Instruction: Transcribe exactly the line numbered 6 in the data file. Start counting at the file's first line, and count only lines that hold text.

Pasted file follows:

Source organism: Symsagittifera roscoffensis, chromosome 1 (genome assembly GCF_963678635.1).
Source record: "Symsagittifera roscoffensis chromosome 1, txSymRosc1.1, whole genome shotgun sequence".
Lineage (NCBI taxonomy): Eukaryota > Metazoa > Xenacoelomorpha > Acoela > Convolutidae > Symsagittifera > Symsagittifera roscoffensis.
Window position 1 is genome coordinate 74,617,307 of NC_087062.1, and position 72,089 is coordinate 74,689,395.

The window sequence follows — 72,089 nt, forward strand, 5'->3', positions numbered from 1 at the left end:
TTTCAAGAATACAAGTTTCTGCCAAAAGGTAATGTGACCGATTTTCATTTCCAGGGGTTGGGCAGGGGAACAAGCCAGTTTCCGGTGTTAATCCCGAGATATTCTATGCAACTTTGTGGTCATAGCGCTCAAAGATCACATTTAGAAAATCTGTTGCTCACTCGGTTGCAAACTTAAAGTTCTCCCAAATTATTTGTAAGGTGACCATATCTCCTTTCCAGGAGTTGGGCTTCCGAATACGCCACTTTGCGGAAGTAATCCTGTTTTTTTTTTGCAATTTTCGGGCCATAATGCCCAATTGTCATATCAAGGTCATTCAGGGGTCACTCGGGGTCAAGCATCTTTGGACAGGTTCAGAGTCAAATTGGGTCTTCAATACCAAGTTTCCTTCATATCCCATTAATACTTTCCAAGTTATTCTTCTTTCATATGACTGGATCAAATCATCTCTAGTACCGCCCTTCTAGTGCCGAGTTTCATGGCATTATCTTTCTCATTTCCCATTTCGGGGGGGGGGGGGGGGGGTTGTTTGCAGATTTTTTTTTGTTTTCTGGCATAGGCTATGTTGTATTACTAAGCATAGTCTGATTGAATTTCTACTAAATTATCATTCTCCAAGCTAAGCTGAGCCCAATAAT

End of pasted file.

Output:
TTTCAAGAATACAAGTTTCTGCCAAAAGGTAATGTGACCGATTTTCATTTCCAGGGGTTGGGCAGGGGAACAAGCCAGTTTCCGGTGTTAATCCCGAGATATTCTATGCAACTTTGTGGTCATAGCGCTCAAAGATCACATTTAGAAAATCTGTTGCTCACTCGGTTGCAAACTTAAAGTTCTCCCAAATTATTTGTAAGGTGACCATATCTCCTTTCCAGGAGTTGGGCTTCCGAATACGCCACTTTGCGGAAGTAATCCTGTTTTTTTTTTGCAATTTTCGGGCCATAATGCCCAATTGTCATATCAAGGTCATTCAGGGGTCACTCGGGGTCAAGCATCTTTGGACAGGTTCAGAGTCAAATTGGGTCTTCAATACCAAGTTTCCTTCATATCCCATTAATACTTTCCAAGTTATTCTTCTTTCATATGACTGGATCAAATCATCTCTAGTACCGCCCTTCTAGTGCCGAGTTTCATGGCATTATCTTTCTCATTTCCCATTTCGGGGGGGGGGGGGGGGGGTTGTTTGCAGATTTTTTTTTGTTTTCTGGCATAGGCTATGTTGTATTACTAAGCATAGTCTGATTGAATTTCTACTAAATTATCATTCTCCAAGCTAAGCTGAGCCCAATAAT